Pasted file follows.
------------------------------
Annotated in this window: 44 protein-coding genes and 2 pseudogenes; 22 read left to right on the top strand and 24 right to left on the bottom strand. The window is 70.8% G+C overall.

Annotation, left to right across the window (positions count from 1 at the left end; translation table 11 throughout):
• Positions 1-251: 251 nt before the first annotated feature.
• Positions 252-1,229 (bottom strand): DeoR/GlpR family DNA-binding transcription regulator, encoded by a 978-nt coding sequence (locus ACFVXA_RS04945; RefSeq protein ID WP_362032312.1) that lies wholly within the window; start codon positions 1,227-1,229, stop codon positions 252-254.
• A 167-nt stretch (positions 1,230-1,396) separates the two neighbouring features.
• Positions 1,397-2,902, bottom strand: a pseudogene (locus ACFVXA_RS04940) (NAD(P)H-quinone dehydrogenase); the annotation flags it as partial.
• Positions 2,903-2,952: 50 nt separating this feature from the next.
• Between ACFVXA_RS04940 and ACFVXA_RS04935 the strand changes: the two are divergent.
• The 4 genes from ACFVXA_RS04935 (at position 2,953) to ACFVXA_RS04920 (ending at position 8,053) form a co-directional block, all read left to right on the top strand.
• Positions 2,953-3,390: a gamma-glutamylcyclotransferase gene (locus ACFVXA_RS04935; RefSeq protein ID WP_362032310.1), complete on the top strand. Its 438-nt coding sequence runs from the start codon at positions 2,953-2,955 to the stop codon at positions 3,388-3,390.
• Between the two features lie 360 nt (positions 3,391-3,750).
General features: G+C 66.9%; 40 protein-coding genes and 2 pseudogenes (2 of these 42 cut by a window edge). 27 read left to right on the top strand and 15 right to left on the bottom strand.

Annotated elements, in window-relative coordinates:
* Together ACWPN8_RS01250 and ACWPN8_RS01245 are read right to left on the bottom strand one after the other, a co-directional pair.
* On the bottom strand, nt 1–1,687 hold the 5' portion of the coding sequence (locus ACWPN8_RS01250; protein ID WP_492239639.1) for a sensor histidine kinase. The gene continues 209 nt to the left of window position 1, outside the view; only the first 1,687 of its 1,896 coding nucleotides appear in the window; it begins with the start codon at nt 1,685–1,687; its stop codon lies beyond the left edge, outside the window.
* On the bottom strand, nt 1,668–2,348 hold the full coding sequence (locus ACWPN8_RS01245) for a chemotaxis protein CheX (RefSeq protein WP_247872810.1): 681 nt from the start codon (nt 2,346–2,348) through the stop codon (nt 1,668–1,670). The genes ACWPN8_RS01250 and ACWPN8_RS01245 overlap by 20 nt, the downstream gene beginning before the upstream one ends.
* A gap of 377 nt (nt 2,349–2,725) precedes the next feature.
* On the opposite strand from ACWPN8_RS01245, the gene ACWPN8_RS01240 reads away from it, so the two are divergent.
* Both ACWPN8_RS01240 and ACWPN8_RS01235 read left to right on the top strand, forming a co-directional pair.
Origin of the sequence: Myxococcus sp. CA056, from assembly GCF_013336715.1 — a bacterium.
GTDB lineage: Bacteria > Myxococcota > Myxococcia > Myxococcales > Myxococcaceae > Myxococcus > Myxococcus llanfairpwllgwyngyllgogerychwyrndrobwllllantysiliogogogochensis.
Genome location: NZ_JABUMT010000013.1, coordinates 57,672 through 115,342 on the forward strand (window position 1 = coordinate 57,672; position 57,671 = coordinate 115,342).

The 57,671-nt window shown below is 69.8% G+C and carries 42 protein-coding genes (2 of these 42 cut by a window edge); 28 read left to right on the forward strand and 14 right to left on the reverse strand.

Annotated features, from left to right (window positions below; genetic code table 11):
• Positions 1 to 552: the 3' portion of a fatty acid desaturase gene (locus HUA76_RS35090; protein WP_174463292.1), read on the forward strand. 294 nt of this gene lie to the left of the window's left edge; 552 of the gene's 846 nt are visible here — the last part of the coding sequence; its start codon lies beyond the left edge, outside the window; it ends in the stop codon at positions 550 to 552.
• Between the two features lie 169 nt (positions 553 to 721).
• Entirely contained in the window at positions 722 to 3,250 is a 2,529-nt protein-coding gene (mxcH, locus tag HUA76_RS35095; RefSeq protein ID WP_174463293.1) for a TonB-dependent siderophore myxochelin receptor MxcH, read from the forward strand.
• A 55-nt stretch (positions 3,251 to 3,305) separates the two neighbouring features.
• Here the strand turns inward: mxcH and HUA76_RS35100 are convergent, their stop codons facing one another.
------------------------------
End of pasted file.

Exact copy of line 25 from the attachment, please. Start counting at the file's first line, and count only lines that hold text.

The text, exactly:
• Positions 1 to 552: the 3' portion of a fatty acid desaturase gene (locus HUA76_RS35090; protein WP_174463292.1), read on the forward strand. 294 nt of this gene lie to the left of the window's left edge; 552 of the gene's 846 nt are visible here — the last part of the coding sequence; its start codon lies beyond the left edge, outside the window; it ends in the stop codon at positions 550 to 552.